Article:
The U.S. Army is testing a thermobaric (fuel air explosive) warhead
for its GMLRS (officially the "GMLRS Unitary rocket") rockets. In the last
year, U.S. Army artillery units in Iraq have been firing about ten GPS guided
227mm MLRS rockets a month in Iraq. When the GMLRS (Guided MLRS) first went
into action, the troops realized that this was a near-perfect artillery weapon.
There have been no reliability problems with the GMLRS, which has a range of 70
kilometers and, because of the GPS guidance, has the same accuracy at any
range. Unguided rockets become less accurate the farther they go. The GMLRS is
designed to put each rocket with in a 16 foot circle (the center of which is
the GPS coordinates the rocket is programmed to go for). In nearly all cases,
the GMLRS rocket appears to land less than ten feet from the aiming point.
makes the GMLRS most useful is not just its accuracy, which is about the same
as air force JDAM GPS guided smart bombs, but because the 200 pound GMLRS
warhead produces a smaller bang than the smallest JDAM (500 pounds). When it
comes to urban fighting, smaller is better. Less collateral damage, and your
troops can be closer to the target when the explosion occurs. In Iraq, the 200
pound GMLRS warhead is just the right size for your average Iraqi building. The
structure, and the bad guys within, are destroyed, and adjacent structures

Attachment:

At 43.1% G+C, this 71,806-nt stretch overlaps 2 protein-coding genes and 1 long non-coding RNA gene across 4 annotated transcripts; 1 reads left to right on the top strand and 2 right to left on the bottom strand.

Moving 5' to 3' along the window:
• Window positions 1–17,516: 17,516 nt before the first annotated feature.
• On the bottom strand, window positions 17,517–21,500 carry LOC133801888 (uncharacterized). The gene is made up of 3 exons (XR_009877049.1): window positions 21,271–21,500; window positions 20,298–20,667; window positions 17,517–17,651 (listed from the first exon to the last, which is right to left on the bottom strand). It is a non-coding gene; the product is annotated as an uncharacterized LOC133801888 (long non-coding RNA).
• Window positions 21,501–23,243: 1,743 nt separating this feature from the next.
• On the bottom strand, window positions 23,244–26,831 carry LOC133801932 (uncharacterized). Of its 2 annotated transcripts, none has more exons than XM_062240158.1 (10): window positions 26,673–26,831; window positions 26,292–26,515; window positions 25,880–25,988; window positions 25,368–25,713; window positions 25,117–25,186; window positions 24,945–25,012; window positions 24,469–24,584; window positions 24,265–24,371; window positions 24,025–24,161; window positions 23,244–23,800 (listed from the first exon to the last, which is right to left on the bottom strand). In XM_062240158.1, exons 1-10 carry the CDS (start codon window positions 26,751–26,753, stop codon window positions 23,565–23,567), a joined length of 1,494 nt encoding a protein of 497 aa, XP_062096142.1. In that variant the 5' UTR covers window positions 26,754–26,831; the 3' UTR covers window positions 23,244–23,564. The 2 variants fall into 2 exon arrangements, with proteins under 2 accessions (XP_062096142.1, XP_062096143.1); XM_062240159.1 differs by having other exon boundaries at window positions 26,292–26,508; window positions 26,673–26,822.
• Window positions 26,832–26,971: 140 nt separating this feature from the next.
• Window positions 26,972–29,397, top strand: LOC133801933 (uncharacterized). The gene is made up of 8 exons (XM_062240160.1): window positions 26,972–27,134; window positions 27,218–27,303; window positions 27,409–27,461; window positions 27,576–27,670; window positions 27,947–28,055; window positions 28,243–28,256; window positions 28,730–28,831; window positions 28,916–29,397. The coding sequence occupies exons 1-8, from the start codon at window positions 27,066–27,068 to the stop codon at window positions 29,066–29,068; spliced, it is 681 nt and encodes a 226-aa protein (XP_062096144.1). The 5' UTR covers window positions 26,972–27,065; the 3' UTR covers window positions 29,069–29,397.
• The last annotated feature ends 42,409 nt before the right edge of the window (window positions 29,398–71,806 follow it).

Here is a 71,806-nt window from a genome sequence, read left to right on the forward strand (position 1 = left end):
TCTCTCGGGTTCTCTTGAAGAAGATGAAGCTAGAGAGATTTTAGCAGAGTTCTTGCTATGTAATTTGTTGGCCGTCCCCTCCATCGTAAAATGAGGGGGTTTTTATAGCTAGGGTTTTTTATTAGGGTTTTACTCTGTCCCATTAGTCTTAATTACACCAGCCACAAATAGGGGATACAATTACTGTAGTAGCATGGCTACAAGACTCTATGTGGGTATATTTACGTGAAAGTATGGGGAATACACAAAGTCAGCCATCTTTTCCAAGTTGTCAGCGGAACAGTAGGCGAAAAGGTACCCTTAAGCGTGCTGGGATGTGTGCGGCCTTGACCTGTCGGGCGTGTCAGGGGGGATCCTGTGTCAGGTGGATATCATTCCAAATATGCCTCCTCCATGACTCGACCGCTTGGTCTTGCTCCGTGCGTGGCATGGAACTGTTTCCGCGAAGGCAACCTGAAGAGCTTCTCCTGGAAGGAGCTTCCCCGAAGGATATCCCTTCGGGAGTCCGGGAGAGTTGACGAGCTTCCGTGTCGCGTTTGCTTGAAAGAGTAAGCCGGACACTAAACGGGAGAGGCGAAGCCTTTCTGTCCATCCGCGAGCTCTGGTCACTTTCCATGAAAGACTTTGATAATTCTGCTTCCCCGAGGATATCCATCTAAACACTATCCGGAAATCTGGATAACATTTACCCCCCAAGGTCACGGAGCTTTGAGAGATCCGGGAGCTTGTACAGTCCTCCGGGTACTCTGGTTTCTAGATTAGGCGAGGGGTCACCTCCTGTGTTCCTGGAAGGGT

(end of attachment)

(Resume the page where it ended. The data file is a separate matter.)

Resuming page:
suffer minimal, or no, damage. For that reason, even some Iraqi politicians
have come out in praise of the GMLRS.
new thermobaric warhead operates by dispersing an inflammable mist, then
igniting it. This produces an explosion that kills by sucking the oxygen
out of the surrounding areas, as well as with blast. Fired into a large
building, the thermobaric would kill more people inside, and do less damage to
adjacent structures. Thermobaric warheads have been used with great success in
shoulder fired rocket launchers.
order to get more GMLRS, all new MLRS production is being switched to GMLRS,
and a retrofit kit, that will turn unguided MLRS rockets into GMLRS, has been
introduced. The army believes that GMLRS will remain the most useful smart
weapon, even with the coming introduction of the hundred pound 155mm GPS guided
Excalibur artillery shell, and the U.S. Air Force's 250 pound JDAM (the SDB, or
small diameter bomb). Both of these weapons pack a smaller punch than the
GMLRS, and that may be a drawback in some situations. Ground troops are certain
that the GMLRS warhead is just right, at least in most cases. But the Excalibur
and SDB will get a workout anyway, and they will probably prove useful, even if
they have to compete with a thermobaric GMLRS.